Don't just kick the tires, look under the hood. That's advice that might have been useful to Daiichi Sankyo during its due diligence work prior to the 2008 acquisition of Ranbaxy.
In an analysis, the Wall Street Journal finds that Daiichi intelligence couldn't detect the imminent FDA shoe drop on the Indian generics maker. The Japanese giant paid $4.6 billion--"top dollar," say analysts--to buy its way into the generics business.
However, the FDA within weeks of the deal moved on its earlier findings of manufacturing noncompliance and misbranded drugs. Two Ranbaxy facilities were closed, and 30 export products were no longer allowed to pass through U.S. customs.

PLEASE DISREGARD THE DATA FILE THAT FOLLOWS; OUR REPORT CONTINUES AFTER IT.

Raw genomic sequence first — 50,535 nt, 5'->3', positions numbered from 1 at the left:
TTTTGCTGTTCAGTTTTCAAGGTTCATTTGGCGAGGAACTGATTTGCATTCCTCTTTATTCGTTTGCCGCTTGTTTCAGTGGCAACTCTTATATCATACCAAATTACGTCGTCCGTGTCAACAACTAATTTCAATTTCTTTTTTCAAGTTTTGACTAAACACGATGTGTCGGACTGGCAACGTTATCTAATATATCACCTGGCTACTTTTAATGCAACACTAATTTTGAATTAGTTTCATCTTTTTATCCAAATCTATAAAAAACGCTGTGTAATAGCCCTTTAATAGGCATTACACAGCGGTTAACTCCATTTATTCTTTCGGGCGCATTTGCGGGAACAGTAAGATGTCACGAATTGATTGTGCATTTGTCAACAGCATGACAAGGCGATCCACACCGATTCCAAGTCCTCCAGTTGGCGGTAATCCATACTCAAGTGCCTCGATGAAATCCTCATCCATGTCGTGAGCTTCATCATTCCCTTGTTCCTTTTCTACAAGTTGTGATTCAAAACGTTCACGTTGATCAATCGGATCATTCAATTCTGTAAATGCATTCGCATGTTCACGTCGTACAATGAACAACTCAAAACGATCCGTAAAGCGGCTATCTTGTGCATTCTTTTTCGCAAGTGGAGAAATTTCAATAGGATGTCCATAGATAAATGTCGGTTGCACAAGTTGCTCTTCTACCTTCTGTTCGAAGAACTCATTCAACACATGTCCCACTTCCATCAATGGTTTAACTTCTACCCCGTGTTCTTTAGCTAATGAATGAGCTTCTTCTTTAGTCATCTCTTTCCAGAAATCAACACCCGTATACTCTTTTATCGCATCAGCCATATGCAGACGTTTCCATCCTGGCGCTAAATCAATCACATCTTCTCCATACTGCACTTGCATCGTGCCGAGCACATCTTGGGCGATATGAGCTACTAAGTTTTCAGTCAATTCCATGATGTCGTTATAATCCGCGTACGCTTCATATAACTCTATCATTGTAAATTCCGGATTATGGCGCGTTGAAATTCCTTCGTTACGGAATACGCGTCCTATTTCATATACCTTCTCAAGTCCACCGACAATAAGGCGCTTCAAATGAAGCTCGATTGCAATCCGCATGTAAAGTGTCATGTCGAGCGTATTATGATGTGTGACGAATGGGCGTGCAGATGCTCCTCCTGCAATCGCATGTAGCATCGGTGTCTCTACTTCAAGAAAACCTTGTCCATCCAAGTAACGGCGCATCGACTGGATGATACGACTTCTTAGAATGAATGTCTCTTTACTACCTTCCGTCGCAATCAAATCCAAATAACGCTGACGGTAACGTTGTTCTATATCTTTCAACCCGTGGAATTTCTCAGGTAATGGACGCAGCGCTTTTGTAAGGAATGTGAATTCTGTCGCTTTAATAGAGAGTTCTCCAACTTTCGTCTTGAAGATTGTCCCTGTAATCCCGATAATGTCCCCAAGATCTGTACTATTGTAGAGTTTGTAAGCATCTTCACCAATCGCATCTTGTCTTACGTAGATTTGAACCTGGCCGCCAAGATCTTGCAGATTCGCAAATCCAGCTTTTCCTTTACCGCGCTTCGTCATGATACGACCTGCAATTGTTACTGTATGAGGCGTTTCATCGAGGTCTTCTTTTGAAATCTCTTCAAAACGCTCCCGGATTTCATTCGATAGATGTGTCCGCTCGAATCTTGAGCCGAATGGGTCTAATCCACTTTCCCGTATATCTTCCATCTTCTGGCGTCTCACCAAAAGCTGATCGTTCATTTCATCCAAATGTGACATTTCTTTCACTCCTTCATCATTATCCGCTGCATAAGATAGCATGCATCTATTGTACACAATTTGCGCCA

It's difficult to imagine that Daiichi had no inkling of the coming ops disaster. A 2006 warning letter issued to Ranbaxy for its Paonta Sahib plant--one of those involved in the later FDA action--should have been a clue.
Daiichi dutifully undertook actions to fix Ranbaxy's operations problems. Speculation late last year had the drugmaker prepared to strike a deal with the FDA to get business back on track.
Even so, WSJ labels the acquisition a "fail" overall, despite the successful integration of Ranbaxy R&D into Daiichi.
- see the analysis